We need to think about why we might be so stressed out. What helps facilitate the thinking process is to write. Writing is thinking. Focus the writing so that you aren’t just writing about anything that pops into your head. Write in a singular vein while allowing yourself to explore thoughts that relate back to it. Why? Why might I feel this way? What happened that triggered me feeling this way? How is this stress that I feel now the same as or different from the stress I have felt before?
Giving ourselves the freedom to explore our thoughts and our feelings on paper is sometimes the thing that will show us the way out of our stress tunnel. When we feel trapped, hopeless, confused, or shameful, not being able to understand why only compounds the intricacies of what we are feeling and going through.
Sometimes, it’s enough to know that we feel a certain way. The why might come later or not at all. When it comes to stress, many of us have learned to live with large amounts of it in our life since we were young, so by the time we acknowledge adverse effects of it (or get to a place where we don’t want to feel so stressed anymore), there is so much stress that has accumulated in our life, that trying to figure out and understand why for every single, little thing might take us the rest of our life to accomplish—which is a fine goal, but in my opinion, the better goal is not just to understand, but to recover, heal, move on, and move beyond the stress. Understanding, nonetheless, is a piece of the whole process, so on some level, we must seek to understand ourselves and our lives and our history more fully if we hope to get better.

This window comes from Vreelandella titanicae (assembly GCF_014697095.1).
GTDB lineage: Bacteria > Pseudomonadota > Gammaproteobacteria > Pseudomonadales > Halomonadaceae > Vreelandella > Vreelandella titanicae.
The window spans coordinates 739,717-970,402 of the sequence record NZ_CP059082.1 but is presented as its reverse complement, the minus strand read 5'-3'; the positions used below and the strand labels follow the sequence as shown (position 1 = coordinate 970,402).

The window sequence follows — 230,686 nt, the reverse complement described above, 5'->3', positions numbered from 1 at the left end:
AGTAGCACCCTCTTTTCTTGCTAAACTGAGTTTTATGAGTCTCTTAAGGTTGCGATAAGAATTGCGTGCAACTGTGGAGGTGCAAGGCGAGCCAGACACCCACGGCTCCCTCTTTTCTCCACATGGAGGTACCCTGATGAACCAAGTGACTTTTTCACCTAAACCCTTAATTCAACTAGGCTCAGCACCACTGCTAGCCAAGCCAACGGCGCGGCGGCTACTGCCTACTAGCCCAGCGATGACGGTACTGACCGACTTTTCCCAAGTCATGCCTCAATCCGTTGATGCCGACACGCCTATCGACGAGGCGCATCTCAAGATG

So when we write, it doesn’t have to be pretty. We can write longhand or type. The point is to simply write. Write through it all. Write through the pain, the confusion, the hurt, the stress. Whatever is bothering you, write it out. This is not for anyone else to see or read or hear or know. This is only for you, in this moment. You can even throw it away or delete it all when you’re done. You can re-read it if you want or not. You can keep it or not. The purpose of writing out your stress is to see it for what it is. To get it out of your head and out of your body and onto paper so that you can more objectively analyze it.
Writing helps you to think. Writing is thinking. Writing allows you to analyze your thoughts and to think about solutions to any problems you may have. Many times, writing gives you a path out and shows you the next step that needs to be taken. Writing stirs our soul and helps us to get to the deep down issues that we may not really be able to approach without putting words to paper and drawing them out.